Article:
Lila K. and her husband live on the Gulf Coastal Plain of Texas. This is their chicken coop, built using The Garden Coop chicken coop design plans. It’s remarkable, not only for what you can see, but also for what you can’t. At least, not unless you’re looking for it.
The Garden Coop chicken coop design plan calls for a pier-on-grade foundation that works well just about anywhere. But if you need to adapt the design to suit local building codes or seasonal weather events, it’s quite flexible. Lila chose to modify the design by setting 4×4 posts at each corner of the coop and securing the frame to those.
Her primary reason for adapting the design was to give even more stability to their chicken coop, anchoring it firmly should it be buffeted by treacherous Gulf Coast weather. Aesthetically, Lila also liked the beefier look the posts gave to the frame.
She paid great attention to other details as well. She added a small window on the front, and she painted the trim, door stops, and roof structure a light green color that stands out against the natural wood tone of the frame. By doing this, she created really nice outlines that give her chicken coop a smart, finished look.
Here is Lila in her own words, along with some more pictures of her Texas chicken coop, built using The Garden Coop chicken coop plans:
We are so happy with our completed Garden Coop, as are the three pullets now residing there. The plans were fabulous — complete, detailed, and easy enough for even me to follow.
I was able to do most of the construction myself, with my husband’s help on some of the cuts and the portions that required extra hands and/or a bit more muscle. We did alter the plan a bit, though:
- We chose to set 4×4 posts at each corner.
- We used a black plastic-coated wire, salvaged from a friend.
- We did a little interior design for the “ladies” inside the hen house. So fancy-schmancy!
Everyone thinks we have the most fabulous poultry residence they have ever seen. Thanks so much for making this such a positive and fun-filled endeavor.
Thanks to Lila and her husband for sharing their tips and pictures of their finished chicken coop. Have you used our chicken coop plans to build a backyard coop of your own? Feel free to share any tips in the comments below, or send us an email.
9 thoughts on “Lila K.’s Texas Garden Coop Chicken Coop with Corner Posts”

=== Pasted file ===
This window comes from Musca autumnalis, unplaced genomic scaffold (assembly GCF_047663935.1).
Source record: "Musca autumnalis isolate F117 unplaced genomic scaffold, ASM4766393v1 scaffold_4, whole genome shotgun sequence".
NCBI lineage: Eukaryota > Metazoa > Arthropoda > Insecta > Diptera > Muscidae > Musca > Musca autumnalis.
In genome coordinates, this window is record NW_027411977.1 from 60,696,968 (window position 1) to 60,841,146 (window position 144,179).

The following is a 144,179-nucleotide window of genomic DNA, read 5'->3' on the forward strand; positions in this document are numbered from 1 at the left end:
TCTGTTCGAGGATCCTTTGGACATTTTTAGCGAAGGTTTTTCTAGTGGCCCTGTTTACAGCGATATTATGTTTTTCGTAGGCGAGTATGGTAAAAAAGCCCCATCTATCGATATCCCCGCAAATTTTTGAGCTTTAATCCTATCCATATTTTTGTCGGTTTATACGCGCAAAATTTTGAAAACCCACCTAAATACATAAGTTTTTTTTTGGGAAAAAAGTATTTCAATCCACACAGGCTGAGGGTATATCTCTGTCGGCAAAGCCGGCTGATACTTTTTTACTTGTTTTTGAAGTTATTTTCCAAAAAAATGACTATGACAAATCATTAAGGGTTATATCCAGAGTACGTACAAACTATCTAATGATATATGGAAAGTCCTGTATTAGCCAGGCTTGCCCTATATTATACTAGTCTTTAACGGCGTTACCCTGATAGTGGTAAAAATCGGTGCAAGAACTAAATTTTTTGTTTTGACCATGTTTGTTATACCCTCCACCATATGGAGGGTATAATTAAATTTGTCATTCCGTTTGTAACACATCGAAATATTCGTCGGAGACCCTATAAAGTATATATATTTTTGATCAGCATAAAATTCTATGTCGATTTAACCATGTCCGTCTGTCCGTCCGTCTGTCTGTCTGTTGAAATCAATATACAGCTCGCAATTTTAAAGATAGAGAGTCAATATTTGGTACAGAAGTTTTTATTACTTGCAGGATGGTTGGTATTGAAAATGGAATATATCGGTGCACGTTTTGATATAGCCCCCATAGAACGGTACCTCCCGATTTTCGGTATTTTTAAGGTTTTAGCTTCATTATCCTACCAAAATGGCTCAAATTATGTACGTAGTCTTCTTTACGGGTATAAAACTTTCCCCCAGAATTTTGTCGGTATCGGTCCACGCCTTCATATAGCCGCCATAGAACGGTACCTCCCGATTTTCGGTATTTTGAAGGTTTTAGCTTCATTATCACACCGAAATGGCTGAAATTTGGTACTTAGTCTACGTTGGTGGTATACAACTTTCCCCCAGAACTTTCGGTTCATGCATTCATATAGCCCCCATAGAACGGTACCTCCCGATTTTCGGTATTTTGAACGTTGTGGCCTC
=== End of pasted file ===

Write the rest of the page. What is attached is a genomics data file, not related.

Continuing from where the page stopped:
Your coop is beautiful. And perfect for winter. How much would you say it cost you to build?
We’re modeling our coop after yours. Having trouble finding a stain. What brand did you use?
What do you have on the roof?
Glenda, the corrugated roofing on Lila’s coop is either a clear PVC or polycarbonate product. Home Depot carries the Palram/Suntuf brand of these.
Thanks for your interest in our modifications to the Garden Coop.
We set the 4×4 posts (in concrete) first, then attached the framed walls to the posts…one of the advantages to this was that we did not need to use the concrete blocks or piers – we just made sure to align and level the bottom 2×4 on each wall when attaching to the posts. Keep in mind, the addition of the 4×4 posts added several inches to each side, which needs to be compensated for in the roof/rafters dimensions. We are so very happy with our Garden Coop, as are our “girls”! Oh!…and a word to the wise….chickens are like potato chips – you always want more! (Our original three has now grown to seven!!!)
PS, I’d also love to know the details of how you attached the 4×4 posts. I have some I could use.
Also love the way you altered the end framing (opposite the coop). Very nice.
What a beautiful job — I love the color and the details you added. Bravo! I want more pictures…
Dear Lila & DH,
Can you tell me what modifications you had to do to incorporate 4×4 posts in your coop plan? I am considering using this size post for stability purposes, also. Thank you!
Yours is our very favorite design so far….we hope ours will look a lot like it when we are done. 🙂